National Sanatorium Nagashima Aisei-en (国立療養所長島愛生園) was founded in 1930. It was the first leprosy sanatorium funded by the central government, but was the sixth funded by public budget.
According to Dr. Kensuke Mitsuda, the first director of Aisei-en (1931-1957), Aisei-en was modeled after Culion, an island colony of the Philippines, which he had visited in 1921. He pursued the idea of isolating all leprosy-affected people on an island where they would survive away from the rest of the world. He left the National Sanatorium Tama Zensho-en (along with 85 of its residents) to build the new colony, situated on the island of Nagashima in the Inland Sea. Nagashima Aisei-en admitted 2009 patients in 1943. As of December 31, 2015 it had 213 residents, and the average age was 84.2.
The first and only high school for eligible youth living in leprosy sanatoria opened in Nagashima Aisei-en in 1955. It was one of the conditions of the revised Leprosy Prevention Law of 1953. The school accepted entries from all 13 sanatoria, and altogether, 307 students graduated in 29 classes before 1985.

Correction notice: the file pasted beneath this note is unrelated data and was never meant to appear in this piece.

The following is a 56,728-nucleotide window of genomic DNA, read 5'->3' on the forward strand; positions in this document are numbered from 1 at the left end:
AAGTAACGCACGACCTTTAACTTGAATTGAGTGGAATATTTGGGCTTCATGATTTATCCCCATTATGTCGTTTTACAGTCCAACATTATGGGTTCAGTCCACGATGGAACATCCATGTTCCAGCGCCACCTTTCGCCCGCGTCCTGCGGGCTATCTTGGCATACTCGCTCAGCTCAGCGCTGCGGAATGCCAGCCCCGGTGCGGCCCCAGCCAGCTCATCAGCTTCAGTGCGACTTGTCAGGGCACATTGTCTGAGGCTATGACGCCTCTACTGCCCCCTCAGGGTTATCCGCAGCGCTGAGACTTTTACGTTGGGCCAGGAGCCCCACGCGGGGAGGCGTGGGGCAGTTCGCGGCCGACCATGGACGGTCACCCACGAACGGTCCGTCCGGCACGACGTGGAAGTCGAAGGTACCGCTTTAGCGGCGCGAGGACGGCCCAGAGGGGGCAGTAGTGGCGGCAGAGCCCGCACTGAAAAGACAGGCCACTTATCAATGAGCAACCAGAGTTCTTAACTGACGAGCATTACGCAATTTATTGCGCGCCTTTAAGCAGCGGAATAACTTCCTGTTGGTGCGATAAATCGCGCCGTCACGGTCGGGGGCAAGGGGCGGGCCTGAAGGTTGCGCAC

The island of Nagashima was separated narrowly from the mainland and the island of Oku Komyoen. After 17 years of lobbying by the sanatorium residents, the Oku-Nagashima Bridge was opened in 1988 connecting both islands with the mainland.
Nagashima Aisei-en has been active in preserving its own history and runs a history museum which has had over 10,000 visitors. http://www.aisei-rekishikan.jp/
|Name||Dr. Kunio FUJITA|